Cesare Prandelli changed some things against Costa Rica and stuck with others, but Susy Campanale says he got the worst of both worlds.
Good old second game syndrome. Any Italy fan will be able to tell you it’s right to get nervous after winning the opener in a major tournament. A strong start is rarely a good sign for the Nazionale. Having England fans cheering us on and Gary Lineker wearing an Azzurri jersey just added to the bad mojo. Will it be Euro 1996 with first round elimination, or like Germany 2006 when we had to beat the Czech Republic to go through?
Ultimately luck played only the tiniest part in the defeat to Costa Rica. Italy did not perform up to scratch and looked to be feeling the after-effects of that game in Manaus. All except for Thiago Motta, who apparently was born drained of all energy and is the world’s only Brazilian who suffers with the heat in Brazil.
I have often criticised the Paris Saint-Germain midfielder and this showing in Recife really did just convince me: I don’t get it with Thiago Motta. I don’t understand his appeal, why he keeps being picked and what on earth he is supposed to bring to the squad. He’s less creative than Marco Verratti, more predictable than Alberto Aquilani and can be outdone for pace by Cesare Prandelli. We really should just introduce Prandelli as the first player-manager in a World Cup rather than ever play Thiago Motta again. He’s petulant, slow, sluggish, can’t defend, certainly can’t create and had the nerve to say being accustomed to the heat was “the only difference” between Italy and Costa Rica.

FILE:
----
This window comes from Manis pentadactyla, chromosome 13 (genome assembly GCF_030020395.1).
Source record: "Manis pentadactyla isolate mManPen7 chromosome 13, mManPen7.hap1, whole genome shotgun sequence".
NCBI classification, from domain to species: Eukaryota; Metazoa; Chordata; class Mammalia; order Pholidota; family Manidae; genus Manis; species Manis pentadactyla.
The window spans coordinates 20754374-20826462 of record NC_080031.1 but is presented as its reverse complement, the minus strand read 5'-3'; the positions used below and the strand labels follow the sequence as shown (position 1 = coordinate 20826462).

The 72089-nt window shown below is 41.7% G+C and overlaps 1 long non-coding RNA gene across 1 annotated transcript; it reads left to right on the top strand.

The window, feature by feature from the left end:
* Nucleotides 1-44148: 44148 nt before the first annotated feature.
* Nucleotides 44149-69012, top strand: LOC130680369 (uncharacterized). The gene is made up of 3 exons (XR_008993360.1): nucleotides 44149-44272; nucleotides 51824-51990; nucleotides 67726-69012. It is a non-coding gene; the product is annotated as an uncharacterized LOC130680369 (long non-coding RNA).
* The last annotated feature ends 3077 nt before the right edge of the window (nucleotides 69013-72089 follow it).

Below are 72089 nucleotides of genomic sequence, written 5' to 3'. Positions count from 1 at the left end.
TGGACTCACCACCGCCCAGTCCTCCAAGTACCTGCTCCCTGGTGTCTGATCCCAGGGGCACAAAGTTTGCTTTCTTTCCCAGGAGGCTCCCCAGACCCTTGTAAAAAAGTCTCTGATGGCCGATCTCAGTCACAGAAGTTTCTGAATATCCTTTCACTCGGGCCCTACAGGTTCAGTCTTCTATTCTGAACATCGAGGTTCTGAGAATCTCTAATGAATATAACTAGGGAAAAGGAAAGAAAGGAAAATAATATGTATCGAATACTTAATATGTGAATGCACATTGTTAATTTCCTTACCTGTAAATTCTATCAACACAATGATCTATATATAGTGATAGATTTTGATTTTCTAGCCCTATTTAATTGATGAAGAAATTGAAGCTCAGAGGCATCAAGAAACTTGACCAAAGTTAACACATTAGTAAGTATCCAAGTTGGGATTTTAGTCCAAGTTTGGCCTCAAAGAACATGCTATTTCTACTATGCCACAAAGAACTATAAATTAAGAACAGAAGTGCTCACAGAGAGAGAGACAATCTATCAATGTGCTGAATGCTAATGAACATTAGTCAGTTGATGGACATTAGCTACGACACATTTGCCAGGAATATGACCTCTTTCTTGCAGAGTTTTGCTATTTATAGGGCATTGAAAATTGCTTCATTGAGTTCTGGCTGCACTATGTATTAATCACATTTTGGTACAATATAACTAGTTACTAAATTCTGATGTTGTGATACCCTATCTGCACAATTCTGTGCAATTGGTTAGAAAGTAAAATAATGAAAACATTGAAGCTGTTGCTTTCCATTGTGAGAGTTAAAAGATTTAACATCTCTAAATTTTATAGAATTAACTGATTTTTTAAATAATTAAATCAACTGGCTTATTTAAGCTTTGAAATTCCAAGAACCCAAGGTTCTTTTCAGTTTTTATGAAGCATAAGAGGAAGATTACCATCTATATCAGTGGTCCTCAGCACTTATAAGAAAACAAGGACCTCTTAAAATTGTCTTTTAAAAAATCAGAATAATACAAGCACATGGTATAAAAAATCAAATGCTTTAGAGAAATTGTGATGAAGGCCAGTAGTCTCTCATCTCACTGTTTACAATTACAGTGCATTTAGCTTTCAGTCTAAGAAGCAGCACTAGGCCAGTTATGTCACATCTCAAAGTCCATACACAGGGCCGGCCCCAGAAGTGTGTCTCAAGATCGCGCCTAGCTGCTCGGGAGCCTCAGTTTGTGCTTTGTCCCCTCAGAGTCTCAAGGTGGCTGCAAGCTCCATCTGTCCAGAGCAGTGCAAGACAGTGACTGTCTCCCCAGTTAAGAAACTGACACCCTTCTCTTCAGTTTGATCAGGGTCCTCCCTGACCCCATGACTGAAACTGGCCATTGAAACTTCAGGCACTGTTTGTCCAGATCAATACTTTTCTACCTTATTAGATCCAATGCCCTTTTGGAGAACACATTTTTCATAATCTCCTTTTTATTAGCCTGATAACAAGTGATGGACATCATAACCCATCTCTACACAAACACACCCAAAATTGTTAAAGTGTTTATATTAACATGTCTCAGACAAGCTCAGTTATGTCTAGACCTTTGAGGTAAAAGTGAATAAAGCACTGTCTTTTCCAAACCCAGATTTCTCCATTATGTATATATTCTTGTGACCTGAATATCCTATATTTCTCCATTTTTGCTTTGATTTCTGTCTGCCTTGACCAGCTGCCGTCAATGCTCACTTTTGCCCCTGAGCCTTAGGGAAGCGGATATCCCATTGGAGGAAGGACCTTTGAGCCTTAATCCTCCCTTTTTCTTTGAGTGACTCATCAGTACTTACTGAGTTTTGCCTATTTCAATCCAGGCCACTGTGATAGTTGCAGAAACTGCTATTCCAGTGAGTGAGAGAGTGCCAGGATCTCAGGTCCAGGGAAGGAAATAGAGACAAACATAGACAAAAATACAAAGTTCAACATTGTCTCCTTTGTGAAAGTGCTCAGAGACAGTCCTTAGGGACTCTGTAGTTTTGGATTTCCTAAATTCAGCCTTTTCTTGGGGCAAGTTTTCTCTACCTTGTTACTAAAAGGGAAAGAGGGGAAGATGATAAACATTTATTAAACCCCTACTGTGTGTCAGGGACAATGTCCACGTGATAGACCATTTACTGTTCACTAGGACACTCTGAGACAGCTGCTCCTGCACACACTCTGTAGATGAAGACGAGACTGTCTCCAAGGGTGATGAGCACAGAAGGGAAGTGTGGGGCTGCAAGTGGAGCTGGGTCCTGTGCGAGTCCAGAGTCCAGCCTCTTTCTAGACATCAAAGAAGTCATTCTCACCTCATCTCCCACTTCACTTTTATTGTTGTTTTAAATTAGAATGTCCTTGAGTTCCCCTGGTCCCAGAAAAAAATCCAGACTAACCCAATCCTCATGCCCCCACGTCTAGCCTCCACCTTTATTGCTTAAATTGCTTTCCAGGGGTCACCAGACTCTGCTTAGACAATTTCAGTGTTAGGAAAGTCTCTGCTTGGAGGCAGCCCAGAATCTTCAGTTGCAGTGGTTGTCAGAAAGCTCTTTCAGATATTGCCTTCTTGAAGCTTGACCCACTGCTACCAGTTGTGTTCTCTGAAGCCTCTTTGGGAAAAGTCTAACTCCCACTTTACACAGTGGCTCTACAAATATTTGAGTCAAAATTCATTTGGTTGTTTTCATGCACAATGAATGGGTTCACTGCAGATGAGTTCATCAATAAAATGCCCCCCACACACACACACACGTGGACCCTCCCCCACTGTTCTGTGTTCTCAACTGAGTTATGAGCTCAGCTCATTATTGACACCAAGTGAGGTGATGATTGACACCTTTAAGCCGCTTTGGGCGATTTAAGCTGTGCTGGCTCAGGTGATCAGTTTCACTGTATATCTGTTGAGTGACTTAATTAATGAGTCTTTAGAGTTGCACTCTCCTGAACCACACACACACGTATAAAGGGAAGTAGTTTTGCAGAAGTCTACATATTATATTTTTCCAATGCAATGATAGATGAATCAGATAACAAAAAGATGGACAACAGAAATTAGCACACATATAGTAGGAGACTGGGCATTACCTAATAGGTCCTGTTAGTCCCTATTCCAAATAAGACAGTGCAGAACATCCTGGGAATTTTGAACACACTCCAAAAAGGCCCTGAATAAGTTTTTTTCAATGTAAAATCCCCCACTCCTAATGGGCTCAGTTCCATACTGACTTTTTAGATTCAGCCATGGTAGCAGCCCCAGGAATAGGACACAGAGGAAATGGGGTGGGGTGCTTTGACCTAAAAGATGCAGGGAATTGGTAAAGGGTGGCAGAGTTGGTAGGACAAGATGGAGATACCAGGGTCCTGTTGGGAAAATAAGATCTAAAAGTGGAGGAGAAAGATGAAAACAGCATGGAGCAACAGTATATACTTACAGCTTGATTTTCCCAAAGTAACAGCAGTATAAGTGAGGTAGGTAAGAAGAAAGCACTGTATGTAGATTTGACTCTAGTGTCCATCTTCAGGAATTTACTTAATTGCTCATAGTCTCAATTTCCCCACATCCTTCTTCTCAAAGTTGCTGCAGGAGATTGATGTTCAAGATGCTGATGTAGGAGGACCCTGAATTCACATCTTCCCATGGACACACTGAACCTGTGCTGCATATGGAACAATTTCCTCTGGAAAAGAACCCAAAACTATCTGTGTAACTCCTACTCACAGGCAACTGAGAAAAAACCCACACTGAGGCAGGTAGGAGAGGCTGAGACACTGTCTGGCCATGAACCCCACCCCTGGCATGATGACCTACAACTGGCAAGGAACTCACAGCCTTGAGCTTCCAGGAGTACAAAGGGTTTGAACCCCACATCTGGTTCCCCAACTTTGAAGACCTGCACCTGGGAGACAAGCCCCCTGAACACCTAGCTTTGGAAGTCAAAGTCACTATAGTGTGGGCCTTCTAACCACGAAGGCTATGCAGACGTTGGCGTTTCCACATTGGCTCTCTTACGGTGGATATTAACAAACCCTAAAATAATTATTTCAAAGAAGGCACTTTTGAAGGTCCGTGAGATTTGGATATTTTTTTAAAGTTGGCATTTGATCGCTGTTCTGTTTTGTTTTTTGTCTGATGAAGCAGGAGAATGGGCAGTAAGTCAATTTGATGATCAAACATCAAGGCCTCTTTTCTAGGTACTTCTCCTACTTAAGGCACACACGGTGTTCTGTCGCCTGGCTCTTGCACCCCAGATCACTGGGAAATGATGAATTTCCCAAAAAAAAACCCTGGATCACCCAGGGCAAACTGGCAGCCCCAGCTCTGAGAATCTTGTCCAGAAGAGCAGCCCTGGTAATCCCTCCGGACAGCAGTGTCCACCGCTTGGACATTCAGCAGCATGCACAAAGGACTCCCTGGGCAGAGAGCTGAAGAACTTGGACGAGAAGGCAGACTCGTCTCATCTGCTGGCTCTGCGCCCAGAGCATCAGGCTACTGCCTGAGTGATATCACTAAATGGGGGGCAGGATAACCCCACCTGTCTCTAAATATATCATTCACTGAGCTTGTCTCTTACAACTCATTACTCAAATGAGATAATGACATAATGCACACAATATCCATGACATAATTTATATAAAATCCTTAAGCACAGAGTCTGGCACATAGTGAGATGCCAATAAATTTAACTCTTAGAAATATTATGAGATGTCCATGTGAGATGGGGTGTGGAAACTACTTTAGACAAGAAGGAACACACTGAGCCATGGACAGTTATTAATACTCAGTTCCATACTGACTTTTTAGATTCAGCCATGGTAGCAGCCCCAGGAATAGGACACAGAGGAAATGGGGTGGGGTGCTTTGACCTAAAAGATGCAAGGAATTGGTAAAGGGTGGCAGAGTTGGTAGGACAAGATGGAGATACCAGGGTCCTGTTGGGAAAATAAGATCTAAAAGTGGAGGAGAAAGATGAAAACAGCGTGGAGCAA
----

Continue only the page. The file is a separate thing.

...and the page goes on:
Prandelli had an important choice to make in Recife. He could either shake things up and rely on fresh legs on top of clear minds to take the Costa Rica game with the respect it deserved or stick with the same overall side that beat England in an attempt to secure qualification early. He did a bit of both and got the worst of both worlds.
Thiago Motta was dreadful in place of Verratti, negating the quality of the dual playmaker system to make Italy predictable and staid. Matteo Darmian had done so well in Manaus that putting him on the left seemed a waste, especially when Ignazio Abate has still not learned how to put in a decent cross. The Milan man is very quick, but getting to the by-line and then looking confused isn’t terribly helpful. Giorgio Chiellini was perhaps exhausted from playing as a full-back against England, because that was a disastrous performance in the centre and he should’ve given away a penalty too.
With Andrea Barzagli carrying an injury and Chiellini visibly shattered, can there be any reason not to play Leonardo Bonucci? His absence continues to baffle me, especially when he’s capable of inspired long-range passes.
The fresh legs were supposed to revive the team, but Antonio Cassano, Alessio Cerci and Lorenzo Insigne were the worst of the lot. I was so looking forward to seeing what they could do in this World Cup, especially the Napoli starlet, but his trickery and skill are pointless if he’s permanently offside. I also get the feeling Cerci is still psychologically scarred from his penalty miss for Torino on that final day of the season, even though in the end Parma’s unbalanced books made it irrelevant for Europa League qualification.
Now Italy find themselves in that oh so familiar position of needing a result in the last game of the group. In this case, it’s a head-to-head with Uruguay after Luis Suarez had plenty of target practice against England to get his match fitness levels up. It will be played in Natal at 13.00 local time against a South American side.
It doesn’t bode well, but then that seems to be just how the Azzurri like it in a World Cup.